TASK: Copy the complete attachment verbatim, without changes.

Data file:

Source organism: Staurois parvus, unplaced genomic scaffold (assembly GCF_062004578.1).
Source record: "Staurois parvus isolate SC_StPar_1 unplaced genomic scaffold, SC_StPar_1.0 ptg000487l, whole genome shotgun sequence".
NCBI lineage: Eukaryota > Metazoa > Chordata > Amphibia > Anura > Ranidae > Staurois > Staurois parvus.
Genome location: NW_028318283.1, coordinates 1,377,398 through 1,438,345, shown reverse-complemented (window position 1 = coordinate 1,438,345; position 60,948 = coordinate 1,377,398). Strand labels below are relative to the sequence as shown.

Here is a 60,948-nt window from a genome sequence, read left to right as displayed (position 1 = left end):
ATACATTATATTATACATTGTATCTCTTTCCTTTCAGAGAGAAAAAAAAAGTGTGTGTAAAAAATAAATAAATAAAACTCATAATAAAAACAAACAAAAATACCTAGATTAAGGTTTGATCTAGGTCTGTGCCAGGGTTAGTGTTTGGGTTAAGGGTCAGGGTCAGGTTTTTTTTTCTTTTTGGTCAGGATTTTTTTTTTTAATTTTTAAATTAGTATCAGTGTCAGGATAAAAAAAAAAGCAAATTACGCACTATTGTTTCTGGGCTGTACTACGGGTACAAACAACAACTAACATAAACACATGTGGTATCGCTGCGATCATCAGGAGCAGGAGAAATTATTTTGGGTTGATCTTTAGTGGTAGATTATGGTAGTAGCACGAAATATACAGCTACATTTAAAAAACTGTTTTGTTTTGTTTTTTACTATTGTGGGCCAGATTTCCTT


Source organism: Staurois parvus, unplaced genomic scaffold (assembly GCF_062004578.1).
Source record: "Staurois parvus isolate SC_StPar_1 unplaced genomic scaffold, SC_StPar_1.0 ptg000487l, whole genome shotgun sequence".
NCBI lineage: Eukaryota > Metazoa > Chordata > Amphibia > Anura > Ranidae > Staurois > Staurois parvus.
Genome location: NW_028318283.1, coordinates 1,377,398 through 1,438,345, shown reverse-complemented (window position 1 = coordinate 1,438,345; position 60,948 = coordinate 1,377,398). Strand labels below are relative to the sequence as shown.

Here is a 60,948-nt window from a genome sequence, read left to right as displayed (position 1 = left end):
ATACATTATATTATACATTGTATCTCTTTCCTTTCAGAGAGAAAAAAAAAGTGTGTGTAAAAAATAAATAAATAAAACTCATAATAAAAACAAACAAAAATACCTAGATTAAGGTTTGATCTAGGTCTGTGCCAGGGTTAGTGTTTGGGTTAAGGGTCAGGGTCAGGTTTTTTTTTCTTTTTGGTCAGGATTTTTTTTTTTAATTTTTAAATTAGTATCAGTGTCAGGATAAAAAAAAAAGCAAATTACGCACTATTGTTTCTGGGCTGTACTACGGGTACAAACAACAACTAACATAAACACATGTGGTATCGCTGCGATCATCAGGAGCAGGAGAAATTATTTTGGGTTGATCTTTAGTGGTAGATTATGGTAGTAGCACGAAATATACAGCTACATTTAAAAAACTGTTTTGTTTTGTTTTTTACTATTGTGGGCCAGATTTCCTT